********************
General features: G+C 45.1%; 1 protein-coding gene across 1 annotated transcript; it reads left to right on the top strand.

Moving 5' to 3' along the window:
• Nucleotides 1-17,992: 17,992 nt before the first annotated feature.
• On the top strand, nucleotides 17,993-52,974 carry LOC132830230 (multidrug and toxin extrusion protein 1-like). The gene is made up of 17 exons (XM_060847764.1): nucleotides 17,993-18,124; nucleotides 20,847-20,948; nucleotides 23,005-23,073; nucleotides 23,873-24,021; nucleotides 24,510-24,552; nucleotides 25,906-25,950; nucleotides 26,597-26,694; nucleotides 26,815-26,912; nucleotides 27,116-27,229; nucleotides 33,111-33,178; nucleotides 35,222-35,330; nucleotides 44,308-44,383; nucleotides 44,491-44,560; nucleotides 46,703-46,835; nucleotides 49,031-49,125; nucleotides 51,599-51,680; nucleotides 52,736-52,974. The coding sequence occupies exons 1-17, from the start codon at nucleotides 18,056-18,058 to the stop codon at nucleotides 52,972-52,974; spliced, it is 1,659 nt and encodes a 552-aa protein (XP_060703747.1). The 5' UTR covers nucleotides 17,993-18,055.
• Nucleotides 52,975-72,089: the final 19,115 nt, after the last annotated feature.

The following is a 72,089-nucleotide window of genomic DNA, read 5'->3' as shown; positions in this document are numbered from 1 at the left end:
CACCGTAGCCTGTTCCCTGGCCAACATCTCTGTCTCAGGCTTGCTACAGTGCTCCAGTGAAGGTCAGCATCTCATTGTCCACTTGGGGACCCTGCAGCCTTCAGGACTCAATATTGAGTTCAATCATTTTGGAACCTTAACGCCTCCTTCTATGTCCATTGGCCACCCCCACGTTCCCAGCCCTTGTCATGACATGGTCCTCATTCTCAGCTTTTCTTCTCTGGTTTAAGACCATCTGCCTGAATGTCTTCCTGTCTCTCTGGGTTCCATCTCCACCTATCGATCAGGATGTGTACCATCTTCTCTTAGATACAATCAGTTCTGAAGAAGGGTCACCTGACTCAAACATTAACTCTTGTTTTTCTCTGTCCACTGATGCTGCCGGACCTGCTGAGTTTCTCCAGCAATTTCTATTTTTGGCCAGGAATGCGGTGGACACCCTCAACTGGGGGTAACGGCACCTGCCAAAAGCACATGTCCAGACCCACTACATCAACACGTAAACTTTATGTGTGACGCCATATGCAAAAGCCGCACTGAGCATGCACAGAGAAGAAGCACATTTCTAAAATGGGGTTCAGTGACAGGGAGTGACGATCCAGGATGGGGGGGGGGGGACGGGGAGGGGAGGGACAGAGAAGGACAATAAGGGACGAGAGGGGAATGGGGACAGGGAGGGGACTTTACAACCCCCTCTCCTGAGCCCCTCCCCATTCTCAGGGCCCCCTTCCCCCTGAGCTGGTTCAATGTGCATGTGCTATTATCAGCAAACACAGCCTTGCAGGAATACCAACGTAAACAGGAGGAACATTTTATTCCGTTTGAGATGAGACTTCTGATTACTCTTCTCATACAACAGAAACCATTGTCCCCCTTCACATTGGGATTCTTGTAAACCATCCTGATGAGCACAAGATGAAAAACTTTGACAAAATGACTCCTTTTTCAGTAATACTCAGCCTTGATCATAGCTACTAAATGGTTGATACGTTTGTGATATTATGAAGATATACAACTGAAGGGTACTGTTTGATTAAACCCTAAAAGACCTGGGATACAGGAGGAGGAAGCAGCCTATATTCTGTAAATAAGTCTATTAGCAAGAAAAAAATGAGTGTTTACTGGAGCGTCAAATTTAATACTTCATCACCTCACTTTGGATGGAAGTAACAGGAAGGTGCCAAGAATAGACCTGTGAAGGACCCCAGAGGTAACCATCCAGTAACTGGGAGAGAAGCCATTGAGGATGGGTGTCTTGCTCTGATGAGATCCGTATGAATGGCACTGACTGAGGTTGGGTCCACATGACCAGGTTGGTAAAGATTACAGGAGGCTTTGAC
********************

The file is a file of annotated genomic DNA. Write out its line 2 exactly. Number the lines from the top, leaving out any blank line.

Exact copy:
Moving 5' to 3' along the window: